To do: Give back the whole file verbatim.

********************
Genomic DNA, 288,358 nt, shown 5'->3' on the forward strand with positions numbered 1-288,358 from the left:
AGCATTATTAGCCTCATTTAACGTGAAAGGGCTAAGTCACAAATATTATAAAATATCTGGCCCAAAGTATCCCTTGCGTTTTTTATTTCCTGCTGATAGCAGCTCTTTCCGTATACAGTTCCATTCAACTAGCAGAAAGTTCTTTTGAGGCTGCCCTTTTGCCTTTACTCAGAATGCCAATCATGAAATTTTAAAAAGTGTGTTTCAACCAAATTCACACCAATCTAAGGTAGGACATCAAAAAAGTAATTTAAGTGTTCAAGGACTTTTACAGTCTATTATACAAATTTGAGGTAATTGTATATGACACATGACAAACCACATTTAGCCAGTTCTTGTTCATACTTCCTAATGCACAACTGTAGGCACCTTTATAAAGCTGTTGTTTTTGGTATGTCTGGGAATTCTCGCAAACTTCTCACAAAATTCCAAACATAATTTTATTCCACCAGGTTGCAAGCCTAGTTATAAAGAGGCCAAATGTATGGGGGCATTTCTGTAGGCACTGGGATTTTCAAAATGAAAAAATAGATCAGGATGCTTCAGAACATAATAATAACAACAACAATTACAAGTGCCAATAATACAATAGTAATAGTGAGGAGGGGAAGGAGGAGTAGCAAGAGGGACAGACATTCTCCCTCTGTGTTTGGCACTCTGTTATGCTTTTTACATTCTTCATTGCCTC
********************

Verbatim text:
Genomic DNA, 288,358 nt, shown 5'->3' on the forward strand with positions numbered 1-288,358 from the left:
AGCATTATTAGCCTCATTTAACGTGAAAGGGCTAAGTCACAAATATTATAAAATATCTGGCCCAAAGTATCCCTTGCGTTTTTTATTTCCTGCTGATAGCAGCTCTTTCCGTATACAGTTCCATTCAACTAGCAGAAAGTTCTTTTGAGGCTGCCCTTTTGCCTTTACTCAGAATGCCAATCATGAAATTTTAAAAAGTGTGTTTCAACCAAATTCACACCAATCTAAGGTAGGACATCAAAAAAGTAATTTAAGTGTTCAAGGACTTTTACAGTCTATTATACAAATTTGAGGTAATTGTATATGACACATGACAAACCACATTTAGCCAGTTCTTGTTCATACTTCCTAATGCACAACTGTAGGCACCTTTATAAAGCTGTTGTTTTTGGTATGTCTGGGAATTCTCGCAAACTTCTCACAAAATTCCAAACATAATTTTATTCCACCAGGTTGCAAGCCTAGTTATAAAGAGGCCAAATGTATGGGGGCATTTCTGTAGGCACTGGGATTTTCAAAATGAAAAAATAGATCAGGATGCTTCAGAACATAATAATAACAACAACAATTACAAGTGCCAATAATACAATAGTAATAGTGAGGAGGGGAAGGAGGAGTAGCAAGAGGGACAGACATTCTCCCTCTGTGTTTGGCACTCTGTTATGCTTTTTACATTCTTCATTGCCTC